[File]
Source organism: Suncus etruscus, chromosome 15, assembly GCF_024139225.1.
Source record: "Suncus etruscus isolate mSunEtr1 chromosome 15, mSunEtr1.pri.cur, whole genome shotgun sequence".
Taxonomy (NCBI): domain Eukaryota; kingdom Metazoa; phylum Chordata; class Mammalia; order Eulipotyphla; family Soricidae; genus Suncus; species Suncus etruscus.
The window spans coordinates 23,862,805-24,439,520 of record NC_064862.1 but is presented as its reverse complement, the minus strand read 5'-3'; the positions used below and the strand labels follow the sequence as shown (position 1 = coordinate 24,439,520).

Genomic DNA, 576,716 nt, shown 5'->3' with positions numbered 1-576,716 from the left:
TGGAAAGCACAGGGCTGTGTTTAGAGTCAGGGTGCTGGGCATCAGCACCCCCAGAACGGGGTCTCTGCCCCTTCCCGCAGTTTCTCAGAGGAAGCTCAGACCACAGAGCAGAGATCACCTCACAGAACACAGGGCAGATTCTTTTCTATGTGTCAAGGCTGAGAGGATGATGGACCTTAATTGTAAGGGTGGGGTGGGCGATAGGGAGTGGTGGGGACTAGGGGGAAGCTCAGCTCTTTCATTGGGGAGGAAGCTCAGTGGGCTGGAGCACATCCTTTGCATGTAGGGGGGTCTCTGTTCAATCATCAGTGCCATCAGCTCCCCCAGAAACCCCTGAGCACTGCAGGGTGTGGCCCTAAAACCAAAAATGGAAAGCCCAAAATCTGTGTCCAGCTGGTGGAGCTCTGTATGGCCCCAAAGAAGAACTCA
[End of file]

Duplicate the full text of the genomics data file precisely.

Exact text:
Source organism: Suncus etruscus, chromosome 15, assembly GCF_024139225.1.
Source record: "Suncus etruscus isolate mSunEtr1 chromosome 15, mSunEtr1.pri.cur, whole genome shotgun sequence".
Taxonomy (NCBI): domain Eukaryota; kingdom Metazoa; phylum Chordata; class Mammalia; order Eulipotyphla; family Soricidae; genus Suncus; species Suncus etruscus.
The window spans coordinates 23,862,805-24,439,520 of record NC_064862.1 but is presented as its reverse complement, the minus strand read 5'-3'; the positions used below and the strand labels follow the sequence as shown (position 1 = coordinate 24,439,520).

Genomic DNA, 576,716 nt, shown 5'->3' with positions numbered 1-576,716 from the left:
TGGAAAGCACAGGGCTGTGTTTAGAGTCAGGGTGCTGGGCATCAGCACCCCCAGAACGGGGTCTCTGCCCCTTCCCGCAGTTTCTCAGAGGAAGCTCAGACCACAGAGCAGAGATCACCTCACAGAACACAGGGCAGATTCTTTTCTATGTGTCAAGGCTGAGAGGATGATGGACCTTAATTGTAAGGGTGGGGTGGGCGATAGGGAGTGGTGGGGACTAGGGGGAAGCTCAGCTCTTTCATTGGGGAGGAAGCTCAGTGGGCTGGAGCACATCCTTTGCATGTAGGGGGGTCTCTGTTCAATCATCAGTGCCATCAGCTCCCCCAGAAACCCCTGAGCACTGCAGGGTGTGGCCCTAAAACCAAAAATGGAAAGCCCAAAATCTGTGTCCAGCTGGTGGAGCTCTGTATGGCCCCAAAGAAGAACTCA